The Mandalorian's Ludwig Göransson on Scoring What Felt Like 3 Star Wars Movies

Music makes The Mandalorian.
Photo: Lucasfilm

The music of Star Wars is arguably the most iconic thing about it. John Williams’ scores for the eight (soon nine) film saga are instantly recognizable to people who don’t even know the movies. In fact, George Lucas often credits Williams’ music with making the films so successful. Dipping a toe in that type of legacy seems like an unenviable, damn near impossible task. Ludwig Göransson agrees.

Göransson is the Oscar-winning composer behind a new TV show you may have heard of called The Mandalorian. The composer has previously worked with director Ryan Coogler on all his films, including Black Panther, for which Göransson won an Oscar. He’s also a frequent collaborator of Lando Calrissian himself, Donald Glover, in his music career as Childish Gambino. It was through those two connections that Göransson found himself working with executive producer Jon Favreau on a completely new type of Star Wars story, a live-action TV show.

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Tackling Star Wars was a challenge, but three episodes into the eight-episode first season, Göransson’s more than lived up to the high expectations that came along with the gig. His Mandalorian music is wholly different from what Williams did for the franchise; it’s bombastic and weird enough to feel like Star Wars while also filling its own unique space in the galaxy.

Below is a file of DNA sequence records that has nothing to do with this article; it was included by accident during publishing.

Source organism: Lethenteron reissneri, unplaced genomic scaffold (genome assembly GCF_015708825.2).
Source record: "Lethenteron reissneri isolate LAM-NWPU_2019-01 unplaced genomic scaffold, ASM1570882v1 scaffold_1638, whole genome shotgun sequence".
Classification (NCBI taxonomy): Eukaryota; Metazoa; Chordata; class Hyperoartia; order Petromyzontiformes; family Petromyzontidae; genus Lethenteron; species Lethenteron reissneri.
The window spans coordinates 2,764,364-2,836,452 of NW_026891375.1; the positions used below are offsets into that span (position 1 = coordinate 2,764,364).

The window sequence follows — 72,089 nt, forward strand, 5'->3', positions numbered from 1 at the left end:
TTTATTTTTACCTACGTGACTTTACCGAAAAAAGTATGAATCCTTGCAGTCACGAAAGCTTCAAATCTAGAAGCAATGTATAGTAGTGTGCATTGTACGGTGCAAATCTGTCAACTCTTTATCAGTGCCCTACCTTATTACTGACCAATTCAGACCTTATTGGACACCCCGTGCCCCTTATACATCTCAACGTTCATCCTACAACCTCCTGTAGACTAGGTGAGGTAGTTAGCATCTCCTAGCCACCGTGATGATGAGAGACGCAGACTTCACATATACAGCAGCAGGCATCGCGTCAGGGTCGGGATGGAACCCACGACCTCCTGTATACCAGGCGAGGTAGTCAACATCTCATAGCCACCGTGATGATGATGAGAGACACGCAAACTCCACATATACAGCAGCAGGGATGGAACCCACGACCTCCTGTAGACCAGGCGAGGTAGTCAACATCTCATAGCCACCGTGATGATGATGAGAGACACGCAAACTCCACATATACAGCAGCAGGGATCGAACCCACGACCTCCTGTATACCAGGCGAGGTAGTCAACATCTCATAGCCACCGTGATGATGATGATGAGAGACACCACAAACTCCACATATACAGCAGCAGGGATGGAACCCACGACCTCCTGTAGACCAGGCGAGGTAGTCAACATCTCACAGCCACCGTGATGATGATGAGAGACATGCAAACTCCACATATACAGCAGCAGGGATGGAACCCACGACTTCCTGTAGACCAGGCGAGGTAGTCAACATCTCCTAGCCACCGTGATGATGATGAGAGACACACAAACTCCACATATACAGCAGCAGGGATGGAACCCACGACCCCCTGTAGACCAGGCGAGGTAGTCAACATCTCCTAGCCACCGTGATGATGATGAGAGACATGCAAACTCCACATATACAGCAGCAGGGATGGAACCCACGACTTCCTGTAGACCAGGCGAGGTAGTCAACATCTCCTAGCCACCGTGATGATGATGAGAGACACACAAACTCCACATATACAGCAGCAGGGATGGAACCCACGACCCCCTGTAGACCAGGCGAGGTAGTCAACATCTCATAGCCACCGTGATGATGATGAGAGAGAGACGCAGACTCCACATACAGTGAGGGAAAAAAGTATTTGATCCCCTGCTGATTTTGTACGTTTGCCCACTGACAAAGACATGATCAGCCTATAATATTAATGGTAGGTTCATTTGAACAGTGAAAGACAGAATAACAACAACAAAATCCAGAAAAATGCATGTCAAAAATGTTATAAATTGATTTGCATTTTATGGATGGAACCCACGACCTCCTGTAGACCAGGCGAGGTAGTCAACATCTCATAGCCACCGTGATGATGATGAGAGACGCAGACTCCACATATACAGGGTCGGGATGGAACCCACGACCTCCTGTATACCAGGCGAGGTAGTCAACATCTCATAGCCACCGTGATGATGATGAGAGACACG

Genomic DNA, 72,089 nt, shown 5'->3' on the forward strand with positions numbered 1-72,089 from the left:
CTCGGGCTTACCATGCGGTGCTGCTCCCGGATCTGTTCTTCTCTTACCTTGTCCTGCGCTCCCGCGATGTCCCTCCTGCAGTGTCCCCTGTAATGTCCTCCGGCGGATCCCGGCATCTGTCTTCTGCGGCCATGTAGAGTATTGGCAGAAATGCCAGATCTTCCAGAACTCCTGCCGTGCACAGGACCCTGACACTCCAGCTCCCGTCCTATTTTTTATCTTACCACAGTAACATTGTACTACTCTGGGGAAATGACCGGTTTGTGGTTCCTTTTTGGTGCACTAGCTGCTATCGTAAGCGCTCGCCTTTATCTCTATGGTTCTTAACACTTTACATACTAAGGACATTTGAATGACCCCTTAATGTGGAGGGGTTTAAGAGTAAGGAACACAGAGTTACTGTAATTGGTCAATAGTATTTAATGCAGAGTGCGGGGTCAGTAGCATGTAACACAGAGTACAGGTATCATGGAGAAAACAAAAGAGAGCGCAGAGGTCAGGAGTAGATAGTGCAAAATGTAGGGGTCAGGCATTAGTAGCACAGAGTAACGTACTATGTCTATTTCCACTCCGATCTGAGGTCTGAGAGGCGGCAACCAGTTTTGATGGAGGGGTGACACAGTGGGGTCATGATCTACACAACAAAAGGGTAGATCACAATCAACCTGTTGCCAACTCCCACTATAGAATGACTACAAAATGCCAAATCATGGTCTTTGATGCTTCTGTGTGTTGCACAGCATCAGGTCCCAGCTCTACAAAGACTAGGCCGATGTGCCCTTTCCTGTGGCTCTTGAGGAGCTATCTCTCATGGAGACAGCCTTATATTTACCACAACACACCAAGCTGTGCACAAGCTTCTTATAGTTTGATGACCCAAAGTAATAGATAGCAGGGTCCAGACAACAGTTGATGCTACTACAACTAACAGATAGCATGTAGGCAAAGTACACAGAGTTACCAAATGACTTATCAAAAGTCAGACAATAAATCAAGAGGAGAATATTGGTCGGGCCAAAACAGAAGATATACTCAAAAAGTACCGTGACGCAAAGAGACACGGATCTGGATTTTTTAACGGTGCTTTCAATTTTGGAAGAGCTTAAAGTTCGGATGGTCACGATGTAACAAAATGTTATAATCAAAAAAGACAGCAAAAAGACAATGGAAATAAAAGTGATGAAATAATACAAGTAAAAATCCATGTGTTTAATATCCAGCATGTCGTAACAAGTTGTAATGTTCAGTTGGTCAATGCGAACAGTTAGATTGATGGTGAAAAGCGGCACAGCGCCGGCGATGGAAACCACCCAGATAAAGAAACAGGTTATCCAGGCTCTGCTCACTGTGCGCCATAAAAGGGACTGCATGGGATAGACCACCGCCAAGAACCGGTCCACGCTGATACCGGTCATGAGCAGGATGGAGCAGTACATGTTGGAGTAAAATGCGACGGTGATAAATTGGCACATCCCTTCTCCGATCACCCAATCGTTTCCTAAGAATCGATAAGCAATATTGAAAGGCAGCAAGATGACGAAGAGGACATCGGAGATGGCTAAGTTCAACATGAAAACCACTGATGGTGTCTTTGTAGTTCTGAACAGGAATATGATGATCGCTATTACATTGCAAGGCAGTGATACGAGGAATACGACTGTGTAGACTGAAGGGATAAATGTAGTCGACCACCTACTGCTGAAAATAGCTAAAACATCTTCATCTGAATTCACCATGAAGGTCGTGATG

Last week, Göransson took a few minutes out of his busy schedule (which includes working with Christopher Nolan on his new sci-fi film, Tenet) to talk about his inspirations for The Mandalorian, if he can use Williams’ themes, his Star Wars history, Baby Yoda, and so much more.

Ludwig Göransson in his studio scoring The Mandalorian.
Photo: Austin Hargrave
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io9: To start, what is your relationship with Star Wars? How big of a fan were you growing up? Were you a fan growing up? Tell me a little bit about your background with the franchise even before you got into composing films.